By Marnely Rodriguez-Murray
If you’ve ever had Ceviche, you know that the variations are so many that you could try one ever day of the month and not repeat the same recipe. Most Latin American countries have their unique creations, but where did this dish originate? Historians agree that there are many varieties, and that it originated in Peru.
Accepted by the Royal Spanish Academy, it can be spelled cebiche, ceviche, or seviche. This also relates to how different countries make ceviche, as well as spell it. Predominantly found in Peru, Ecuador, Chile and even the Philippines, Ceviche has become a staple in Central American Cuisine and slowly has seeped into North American culture. Below we’ll discover the variations normally used in this three Central American countries.
Peru: Known for their tart and spicy ceviche preparations, Peruvians normally accompany the raw fish with a side of pickled vegetables, onions for example are a good side. The crunch added by the pickled side bring a much needed texture to the dish, allowing the fish to still shine with it’s freshness.
Ecuador: One of the most notable additions in this version, is choclo or Andes corn kernels. Fresh corn is a welcome ingredient that brings added sweetness to the raw fish, as well as texture.
Chile: The one added ingredient that distinguishes this ceviche from any other is the use of a signature Chilean spice blend. It’ called Merken and is made from smoked goat’s horn peppers, coriander seeds, cumin, and other spice. This added spice adds heat and smoky flavor to the fish, without needing to cook it!
Tips for making Ceviche:
• Use the freshest fish available and remember you can also use fresh octopus, scallop and shrimp as variations in your ceviche. Talk to your fishmonger and see what he recommends.
• Buy seasonal citrus to add that acid that will help to slowly cook your raw fish. Limes are traditional, but you can use Meyer Lemons, Grapefruit, Cara Cara Oranges, or Tangerines. Each brings a different level of acidity, so you will have to adjust accordingly.
• Toss together only a few hours ahead of time, and on occasion, even a few minutes before is fine. Depending on the cut of the fish, as well as the fish itself, the preparation time varies.
• Watch the salt! Salt will only draw moisture out of your fish and render it rubbery, so add the salt tableside or allow the guests to season to their liking.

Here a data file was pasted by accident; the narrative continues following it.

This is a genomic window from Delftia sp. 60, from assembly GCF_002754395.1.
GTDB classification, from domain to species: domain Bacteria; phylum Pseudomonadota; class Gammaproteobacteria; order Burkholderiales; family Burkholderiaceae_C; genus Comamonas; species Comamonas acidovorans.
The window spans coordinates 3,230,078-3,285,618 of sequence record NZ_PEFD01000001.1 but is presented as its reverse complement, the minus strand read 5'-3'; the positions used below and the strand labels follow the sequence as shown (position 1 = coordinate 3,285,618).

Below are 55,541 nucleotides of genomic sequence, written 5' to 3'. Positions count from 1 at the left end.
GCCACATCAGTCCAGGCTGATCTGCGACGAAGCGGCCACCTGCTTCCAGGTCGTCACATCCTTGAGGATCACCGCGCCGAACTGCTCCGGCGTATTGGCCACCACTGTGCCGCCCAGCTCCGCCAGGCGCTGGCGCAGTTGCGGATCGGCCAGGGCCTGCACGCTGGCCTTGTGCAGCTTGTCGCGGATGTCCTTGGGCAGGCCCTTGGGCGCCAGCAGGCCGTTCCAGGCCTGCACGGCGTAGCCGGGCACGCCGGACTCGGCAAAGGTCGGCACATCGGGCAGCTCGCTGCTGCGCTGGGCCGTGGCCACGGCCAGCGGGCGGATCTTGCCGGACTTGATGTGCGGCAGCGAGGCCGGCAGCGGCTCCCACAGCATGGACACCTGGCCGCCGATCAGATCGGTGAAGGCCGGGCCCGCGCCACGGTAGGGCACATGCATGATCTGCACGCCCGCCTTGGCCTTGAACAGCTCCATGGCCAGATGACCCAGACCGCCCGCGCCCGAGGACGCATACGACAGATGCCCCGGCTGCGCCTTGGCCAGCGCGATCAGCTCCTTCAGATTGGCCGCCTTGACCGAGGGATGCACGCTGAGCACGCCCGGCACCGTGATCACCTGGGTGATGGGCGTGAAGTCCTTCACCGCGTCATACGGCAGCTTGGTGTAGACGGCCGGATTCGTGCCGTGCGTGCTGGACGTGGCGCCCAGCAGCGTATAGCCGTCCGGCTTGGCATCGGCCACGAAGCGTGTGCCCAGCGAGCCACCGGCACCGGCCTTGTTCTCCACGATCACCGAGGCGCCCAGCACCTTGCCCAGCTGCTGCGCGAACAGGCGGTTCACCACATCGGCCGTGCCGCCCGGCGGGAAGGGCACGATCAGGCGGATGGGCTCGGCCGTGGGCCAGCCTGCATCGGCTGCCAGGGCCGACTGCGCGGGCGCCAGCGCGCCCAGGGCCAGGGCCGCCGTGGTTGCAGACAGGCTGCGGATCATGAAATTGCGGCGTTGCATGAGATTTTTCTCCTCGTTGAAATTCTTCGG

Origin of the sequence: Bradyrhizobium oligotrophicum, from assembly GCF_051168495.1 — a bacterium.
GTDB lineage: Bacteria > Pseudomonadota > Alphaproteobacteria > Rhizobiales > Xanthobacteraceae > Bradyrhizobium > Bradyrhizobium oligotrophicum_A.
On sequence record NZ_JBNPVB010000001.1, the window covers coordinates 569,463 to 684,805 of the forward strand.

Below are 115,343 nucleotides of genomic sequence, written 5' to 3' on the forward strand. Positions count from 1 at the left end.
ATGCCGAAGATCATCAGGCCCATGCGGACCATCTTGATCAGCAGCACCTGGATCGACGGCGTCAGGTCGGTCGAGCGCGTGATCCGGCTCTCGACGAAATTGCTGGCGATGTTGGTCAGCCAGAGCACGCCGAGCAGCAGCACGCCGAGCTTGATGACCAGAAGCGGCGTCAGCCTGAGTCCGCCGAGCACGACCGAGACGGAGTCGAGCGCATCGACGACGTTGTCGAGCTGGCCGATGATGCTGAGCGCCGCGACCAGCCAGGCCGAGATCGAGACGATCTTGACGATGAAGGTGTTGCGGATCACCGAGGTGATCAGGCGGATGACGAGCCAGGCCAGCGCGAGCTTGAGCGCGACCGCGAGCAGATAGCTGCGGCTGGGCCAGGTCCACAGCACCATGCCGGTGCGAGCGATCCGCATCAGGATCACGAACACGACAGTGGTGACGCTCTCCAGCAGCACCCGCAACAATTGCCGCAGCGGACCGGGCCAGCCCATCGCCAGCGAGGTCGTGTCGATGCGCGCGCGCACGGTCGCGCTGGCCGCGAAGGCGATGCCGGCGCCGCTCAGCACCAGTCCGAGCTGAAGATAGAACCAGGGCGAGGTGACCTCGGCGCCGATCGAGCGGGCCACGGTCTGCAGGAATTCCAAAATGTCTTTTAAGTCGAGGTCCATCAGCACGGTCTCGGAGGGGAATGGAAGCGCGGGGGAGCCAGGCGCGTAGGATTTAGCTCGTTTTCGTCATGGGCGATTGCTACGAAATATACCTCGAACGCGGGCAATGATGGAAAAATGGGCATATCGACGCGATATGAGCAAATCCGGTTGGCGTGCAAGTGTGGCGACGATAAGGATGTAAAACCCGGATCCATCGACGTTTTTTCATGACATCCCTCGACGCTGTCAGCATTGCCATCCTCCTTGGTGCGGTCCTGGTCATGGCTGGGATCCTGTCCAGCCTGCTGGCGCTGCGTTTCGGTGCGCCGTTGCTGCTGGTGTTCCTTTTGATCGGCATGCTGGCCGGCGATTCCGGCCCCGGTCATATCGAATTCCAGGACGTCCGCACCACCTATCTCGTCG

Sea Scallop Ceviche Recipe
Recipe by Chef Ric Orlando at the Martha’s Vineyard Food and Wine Festival
1 pound raw sea scallops, sliced into coins
1 cup fresh lime juice
1 clove garlic, minced super fine
1 fresh jalapeno chile, sliced thinly
1 medium each: red, yellow or green pepper, de-ribbed and finely diced
1 small red onion, diced
1 ripe tomato, diced
1 tablespoon kosher salt
Cracked black pepper
¼ cup extra virgin olive oil
½ bunch cilantro with stems, chopped
1. Place the sliced scallops in a cool bowl and add lime juice and a little salt.
2. Allow to marinate for 30 to 40 minutes.
3. Add everything else to the bowl and toss well.
4. Cover with plastic wrap and store in refrigerator for as little as 4 hours and as long as 24 hours before serving.
5. Serve over greens with lime wedges.
Whether you’re visiting Peru, Ecuador, Chile or even in your hometown, order the ceviche and ask what makes it local to the area. You might be surprised with a visit around the kitchen, a special taste of their spices, or more! And since Peru is the country of origin, below are a few cevicherias that you must visit while in Lima:
Pez Amigo (Av. La Paz 1640, Miraflores; 445-9783)
Punto Azul (Calle San Martin 595, Miraflores; 445-8078)
La Mar (Av. La Mar 770, Miraflores; 421-3365)
Pescados Capitales (La Mar 1337, Miraflores; 421-8808)
The consumption of raw or undercooked seafood or shellfish may increase your risk of food borne illness. Be sure to obtain your fresh fish from a trusted source.